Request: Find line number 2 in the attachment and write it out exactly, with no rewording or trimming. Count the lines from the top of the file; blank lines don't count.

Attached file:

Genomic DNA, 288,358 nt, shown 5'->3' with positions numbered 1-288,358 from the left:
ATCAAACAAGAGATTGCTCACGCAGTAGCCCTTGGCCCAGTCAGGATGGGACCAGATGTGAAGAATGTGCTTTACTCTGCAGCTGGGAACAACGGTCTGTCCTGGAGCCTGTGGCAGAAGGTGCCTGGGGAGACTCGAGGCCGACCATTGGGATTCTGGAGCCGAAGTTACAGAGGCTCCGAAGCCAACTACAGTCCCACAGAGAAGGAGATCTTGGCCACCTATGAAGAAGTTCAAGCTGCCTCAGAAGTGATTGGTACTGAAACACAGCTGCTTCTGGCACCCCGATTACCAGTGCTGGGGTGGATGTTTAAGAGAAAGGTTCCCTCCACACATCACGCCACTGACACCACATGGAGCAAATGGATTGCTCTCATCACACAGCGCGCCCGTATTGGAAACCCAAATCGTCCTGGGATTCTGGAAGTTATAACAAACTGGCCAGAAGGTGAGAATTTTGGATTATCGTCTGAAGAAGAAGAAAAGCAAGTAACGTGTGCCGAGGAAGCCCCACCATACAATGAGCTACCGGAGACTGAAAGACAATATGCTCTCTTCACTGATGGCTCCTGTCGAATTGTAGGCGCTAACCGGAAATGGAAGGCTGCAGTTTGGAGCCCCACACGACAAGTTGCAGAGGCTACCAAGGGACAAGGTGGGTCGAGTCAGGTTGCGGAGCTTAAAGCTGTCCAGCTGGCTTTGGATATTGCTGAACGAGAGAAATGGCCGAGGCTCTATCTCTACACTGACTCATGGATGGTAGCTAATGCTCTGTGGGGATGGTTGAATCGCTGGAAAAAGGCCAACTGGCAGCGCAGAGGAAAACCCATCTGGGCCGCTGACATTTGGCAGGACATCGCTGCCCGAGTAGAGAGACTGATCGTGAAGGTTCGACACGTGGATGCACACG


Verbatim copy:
ATCAAACAAGAGATTGCTCACGCAGTAGCCCTTGGCCCAGTCAGGATGGGACCAGATGTGAAGAATGTGCTTTACTCTGCAGCTGGGAACAACGGTCTGTCCTGGAGCCTGTGGCAGAAGGTGCCTGGGGAGACTCGAGGCCGACCATTGGGATTCTGGAGCCGAAGTTACAGAGGCTCCGAAGCCAACTACAGTCCCACAGAGAAGGAGATCTTGGCCACCTATGAAGAAGTTCAAGCTGCCTCAGAAGTGATTGGTACTGAAACACAGCTGCTTCTGGCACCCCGATTACCAGTGCTGGGGTGGATGTTTAAGAGAAAGGTTCCCTCCACACATCACGCCACTGACACCACATGGAGCAAATGGATTGCTCTCATCACACAGCGCGCCCGTATTGGAAACCCAAATCGTCCTGGGATTCTGGAAGTTATAACAAACTGGCCAGAAGGTGAGAATTTTGGATTATCGTCTGAAGAAGAAGAAAAGCAAGTAACGTGTGCCGAGGAAGCCCCACCATACAATGAGCTACCGGAGACTGAAAGACAATATGCTCTCTTCACTGATGGCTCCTGTCGAATTGTAGGCGCTAACCGGAAATGGAAGGCTGCAGTTTGGAGCCCCACACGACAAGTTGCAGAGGCTACCAAGGGACAAGGTGGGTCGAGTCAGGTTGCGGAGCTTAAAGCTGTCCAGCTGGCTTTGGATATTGCTGAACGAGAGAAATGGCCGAGGCTCTATCTCTACACTGACTCATGGATGGTAGCTAATGCTCTGTGGGGATGGTTGAATCGCTGGAAAAAGGCCAACTGGCAGCGCAGAGGAAAACCCATCTGGGCCGCTGACATTTGGCAGGACATCGCTGCCCGAGTAGAGAGACTGATCGTGAAGGTTCGACACGTGGATGCACACG